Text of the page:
Abel Kingué

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Abel Kingué
Abel Kingué.jpg
In Geneva, 1961
Abel Kegne

Died16 April 1964 (1964-04-17) (aged 39)

Abel Kingué (1924 – 16 April 1964) was a political leader in the struggle for the independence of Cameroon from France.[1]

Early years[edit]

Abel Kegne (his birth name) was born at Fokoué, near Bamendou in the MENOUA department of West Province, Cameroon in 1924.[a] He came from a Bamiléké background.[2] He left home early and went to Dschang to live with Mathieu Yamdjeu, a friend of his father. He became a ball boy at the tennis club, and was noticed there and enrolled in school. He studied at Dschang, Bafang, Nkongsamba and then at the Nursing School in Ayos.[1]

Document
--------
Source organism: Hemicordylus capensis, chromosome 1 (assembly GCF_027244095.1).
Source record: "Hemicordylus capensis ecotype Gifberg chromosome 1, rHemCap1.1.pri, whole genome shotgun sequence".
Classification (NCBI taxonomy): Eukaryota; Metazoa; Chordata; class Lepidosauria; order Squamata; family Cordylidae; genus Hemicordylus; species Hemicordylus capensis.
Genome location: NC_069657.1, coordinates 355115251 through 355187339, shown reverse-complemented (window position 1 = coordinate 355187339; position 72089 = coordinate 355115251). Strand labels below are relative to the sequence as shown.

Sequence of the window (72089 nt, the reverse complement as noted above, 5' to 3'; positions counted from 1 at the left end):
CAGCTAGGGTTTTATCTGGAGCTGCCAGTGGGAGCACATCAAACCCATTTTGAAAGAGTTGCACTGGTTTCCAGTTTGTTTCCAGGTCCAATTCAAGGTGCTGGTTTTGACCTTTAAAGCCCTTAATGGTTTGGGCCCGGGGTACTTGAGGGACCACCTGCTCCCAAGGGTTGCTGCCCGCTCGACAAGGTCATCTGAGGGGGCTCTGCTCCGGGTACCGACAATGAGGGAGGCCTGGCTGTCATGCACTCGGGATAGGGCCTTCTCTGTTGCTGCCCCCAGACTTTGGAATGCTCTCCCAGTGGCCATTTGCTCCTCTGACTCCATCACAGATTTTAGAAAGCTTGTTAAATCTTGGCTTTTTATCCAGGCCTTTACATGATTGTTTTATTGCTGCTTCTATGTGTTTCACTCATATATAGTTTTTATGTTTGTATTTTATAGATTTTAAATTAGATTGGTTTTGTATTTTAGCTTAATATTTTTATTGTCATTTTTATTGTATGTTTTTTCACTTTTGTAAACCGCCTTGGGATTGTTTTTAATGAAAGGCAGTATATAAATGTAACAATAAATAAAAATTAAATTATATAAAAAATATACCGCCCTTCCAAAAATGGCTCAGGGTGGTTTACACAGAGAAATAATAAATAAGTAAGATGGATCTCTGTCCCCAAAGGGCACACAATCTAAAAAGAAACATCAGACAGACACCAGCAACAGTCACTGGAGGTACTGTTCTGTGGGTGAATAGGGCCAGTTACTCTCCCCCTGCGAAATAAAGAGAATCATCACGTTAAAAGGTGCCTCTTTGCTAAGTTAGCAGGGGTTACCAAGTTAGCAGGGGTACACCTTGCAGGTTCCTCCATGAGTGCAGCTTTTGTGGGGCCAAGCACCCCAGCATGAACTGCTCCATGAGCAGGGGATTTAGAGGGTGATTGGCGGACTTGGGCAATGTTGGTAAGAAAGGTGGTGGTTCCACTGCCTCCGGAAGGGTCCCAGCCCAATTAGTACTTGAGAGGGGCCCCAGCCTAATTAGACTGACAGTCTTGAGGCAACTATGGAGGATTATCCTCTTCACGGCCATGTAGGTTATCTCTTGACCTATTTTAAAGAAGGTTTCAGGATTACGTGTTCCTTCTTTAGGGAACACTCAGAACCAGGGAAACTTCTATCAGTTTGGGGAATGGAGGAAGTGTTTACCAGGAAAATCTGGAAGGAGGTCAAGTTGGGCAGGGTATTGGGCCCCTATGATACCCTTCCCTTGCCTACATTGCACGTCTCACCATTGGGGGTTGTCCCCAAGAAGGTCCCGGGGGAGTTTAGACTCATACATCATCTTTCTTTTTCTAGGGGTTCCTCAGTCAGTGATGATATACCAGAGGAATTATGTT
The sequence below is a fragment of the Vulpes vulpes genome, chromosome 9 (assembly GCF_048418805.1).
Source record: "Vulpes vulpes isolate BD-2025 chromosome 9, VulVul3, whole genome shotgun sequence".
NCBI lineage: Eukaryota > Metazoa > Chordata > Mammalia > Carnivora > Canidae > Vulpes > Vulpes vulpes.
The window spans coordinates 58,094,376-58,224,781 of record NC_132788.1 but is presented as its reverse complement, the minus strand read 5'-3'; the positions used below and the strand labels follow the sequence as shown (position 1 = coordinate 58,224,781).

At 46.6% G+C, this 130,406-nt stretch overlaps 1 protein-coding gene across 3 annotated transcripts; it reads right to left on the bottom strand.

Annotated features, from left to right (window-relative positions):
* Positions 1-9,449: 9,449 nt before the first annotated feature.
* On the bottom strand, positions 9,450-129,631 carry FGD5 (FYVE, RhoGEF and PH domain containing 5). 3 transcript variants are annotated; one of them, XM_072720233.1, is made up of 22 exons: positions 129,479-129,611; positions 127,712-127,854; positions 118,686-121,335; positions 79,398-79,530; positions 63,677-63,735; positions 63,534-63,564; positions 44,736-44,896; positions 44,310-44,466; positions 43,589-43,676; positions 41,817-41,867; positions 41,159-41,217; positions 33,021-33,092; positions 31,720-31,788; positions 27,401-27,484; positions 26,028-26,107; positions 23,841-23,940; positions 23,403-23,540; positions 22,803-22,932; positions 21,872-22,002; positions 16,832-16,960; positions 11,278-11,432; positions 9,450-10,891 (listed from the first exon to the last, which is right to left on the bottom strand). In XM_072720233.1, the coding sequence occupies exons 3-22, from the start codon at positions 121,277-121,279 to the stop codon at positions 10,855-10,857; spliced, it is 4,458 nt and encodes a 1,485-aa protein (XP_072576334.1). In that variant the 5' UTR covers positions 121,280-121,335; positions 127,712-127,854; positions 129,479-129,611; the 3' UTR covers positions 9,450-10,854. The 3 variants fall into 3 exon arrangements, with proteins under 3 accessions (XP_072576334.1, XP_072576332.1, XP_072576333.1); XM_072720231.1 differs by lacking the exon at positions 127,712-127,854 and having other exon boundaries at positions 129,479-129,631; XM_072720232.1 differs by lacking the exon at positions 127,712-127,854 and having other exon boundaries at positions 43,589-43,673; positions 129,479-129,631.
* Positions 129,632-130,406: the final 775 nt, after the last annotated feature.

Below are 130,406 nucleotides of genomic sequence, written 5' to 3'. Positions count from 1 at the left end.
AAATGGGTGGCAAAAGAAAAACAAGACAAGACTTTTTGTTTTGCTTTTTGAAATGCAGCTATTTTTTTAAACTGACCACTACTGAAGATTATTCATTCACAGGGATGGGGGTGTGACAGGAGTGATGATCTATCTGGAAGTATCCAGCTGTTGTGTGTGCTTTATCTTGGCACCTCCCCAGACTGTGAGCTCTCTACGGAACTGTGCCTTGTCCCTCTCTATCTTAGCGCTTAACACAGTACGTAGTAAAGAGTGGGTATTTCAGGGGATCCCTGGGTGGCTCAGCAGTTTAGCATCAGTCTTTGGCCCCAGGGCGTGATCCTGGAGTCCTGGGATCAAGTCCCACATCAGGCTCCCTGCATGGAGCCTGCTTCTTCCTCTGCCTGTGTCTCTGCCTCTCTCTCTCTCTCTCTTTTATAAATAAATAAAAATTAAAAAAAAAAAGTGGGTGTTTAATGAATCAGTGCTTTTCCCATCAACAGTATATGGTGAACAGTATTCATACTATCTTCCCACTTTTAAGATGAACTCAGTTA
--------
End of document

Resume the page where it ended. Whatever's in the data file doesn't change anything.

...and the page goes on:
UPC militant in Cameroon[edit]

In 1947 Abel Kingué was working in a large store in Douala, where he met Robert Ekwalla. Both became militants in the Union des Syndicats Confédérés du Cameroun (USCC). In April 1950 he left the store and joined the staff of the Union of the Peoples of Cameroon (UPC) at its first congress in Dschang. In 1951 at Nkongsamba he publicly denounced the political machinations of prince Ndoumbe Douala Manga Bell. He demonstrated that he had great skills as an orator, strong ideological convictions and a great capacity for work and organisation. He was re-elected vice-president of the UPC in September 1952 at its second congress in Eséka. He was also editor of the UPC organ the Voice of Cameroon.[1]